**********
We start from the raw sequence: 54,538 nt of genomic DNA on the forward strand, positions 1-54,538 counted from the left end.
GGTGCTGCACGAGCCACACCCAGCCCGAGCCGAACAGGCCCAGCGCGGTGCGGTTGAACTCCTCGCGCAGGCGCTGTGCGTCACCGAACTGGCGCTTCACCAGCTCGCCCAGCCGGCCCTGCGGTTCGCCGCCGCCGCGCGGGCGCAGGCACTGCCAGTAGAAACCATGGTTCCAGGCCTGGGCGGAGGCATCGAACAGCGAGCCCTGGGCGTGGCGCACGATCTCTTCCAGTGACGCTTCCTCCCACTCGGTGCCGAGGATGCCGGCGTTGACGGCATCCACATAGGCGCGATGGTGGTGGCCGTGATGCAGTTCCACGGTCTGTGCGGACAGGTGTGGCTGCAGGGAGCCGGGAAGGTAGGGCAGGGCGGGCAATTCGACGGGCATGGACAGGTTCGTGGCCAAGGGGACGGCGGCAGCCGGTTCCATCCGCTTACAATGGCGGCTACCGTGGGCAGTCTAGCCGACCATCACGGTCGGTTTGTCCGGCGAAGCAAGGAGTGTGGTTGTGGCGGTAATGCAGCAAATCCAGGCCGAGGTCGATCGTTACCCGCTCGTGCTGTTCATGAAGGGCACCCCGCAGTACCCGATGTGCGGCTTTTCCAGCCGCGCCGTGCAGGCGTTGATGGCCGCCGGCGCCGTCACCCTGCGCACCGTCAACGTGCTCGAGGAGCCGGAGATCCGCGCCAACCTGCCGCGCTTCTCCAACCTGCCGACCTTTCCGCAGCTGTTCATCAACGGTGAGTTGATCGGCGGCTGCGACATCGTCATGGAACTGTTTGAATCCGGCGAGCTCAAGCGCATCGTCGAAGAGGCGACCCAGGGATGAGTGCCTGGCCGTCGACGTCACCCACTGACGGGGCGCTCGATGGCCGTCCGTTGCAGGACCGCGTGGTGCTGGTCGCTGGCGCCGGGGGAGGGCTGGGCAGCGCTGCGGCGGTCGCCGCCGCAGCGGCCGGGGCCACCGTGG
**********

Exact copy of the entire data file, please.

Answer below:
We start from the raw sequence: 54,538 nt of genomic DNA on the forward strand, positions 1-54,538 counted from the left end.
GGTGCTGCACGAGCCACACCCAGCCCGAGCCGAACAGGCCCAGCGCGGTGCGGTTGAACTCCTCGCGCAGGCGCTGTGCGTCACCGAACTGGCGCTTCACCAGCTCGCCCAGCCGGCCCTGCGGTTCGCCGCCGCCGCGCGGGCGCAGGCACTGCCAGTAGAAACCATGGTTCCAGGCCTGGGCGGAGGCATCGAACAGCGAGCCCTGGGCGTGGCGCACGATCTCTTCCAGTGACGCTTCCTCCCACTCGGTGCCGAGGATGCCGGCGTTGACGGCATCCACATAGGCGCGATGGTGGTGGCCGTGATGCAGTTCCACGGTCTGTGCGGACAGGTGTGGCTGCAGGGAGCCGGGAAGGTAGGGCAGGGCGGGCAATTCGACGGGCATGGACAGGTTCGTGGCCAAGGGGACGGCGGCAGCCGGTTCCATCCGCTTACAATGGCGGCTACCGTGGGCAGTCTAGCCGACCATCACGGTCGGTTTGTCCGGCGAAGCAAGGAGTGTGGTTGTGGCGGTAATGCAGCAAATCCAGGCCGAGGTCGATCGTTACCCGCTCGTGCTGTTCATGAAGGGCACCCCGCAGTACCCGATGTGCGGCTTTTCCAGCCGCGCCGTGCAGGCGTTGATGGCCGCCGGCGCCGTCACCCTGCGCACCGTCAACGTGCTCGAGGAGCCGGAGATCCGCGCCAACCTGCCGCGCTTCTCCAACCTGCCGACCTTTCCGCAGCTGTTCATCAACGGTGAGTTGATCGGCGGCTGCGACATCGTCATGGAACTGTTTGAATCCGGCGAGCTCAAGCGCATCGTCGAAGAGGCGACCCAGGGATGAGTGCCTGGCCGTCGACGTCACCCACTGACGGGGCGCTCGATGGCCGTCCGTTGCAGGACCGCGTGGTGCTGGTCGCTGGCGCCGGGGGAGGGCTGGGCAGCGCTGCGGCGGTCGCCGCCGCAGCGGCCGGGGCCACCGTGG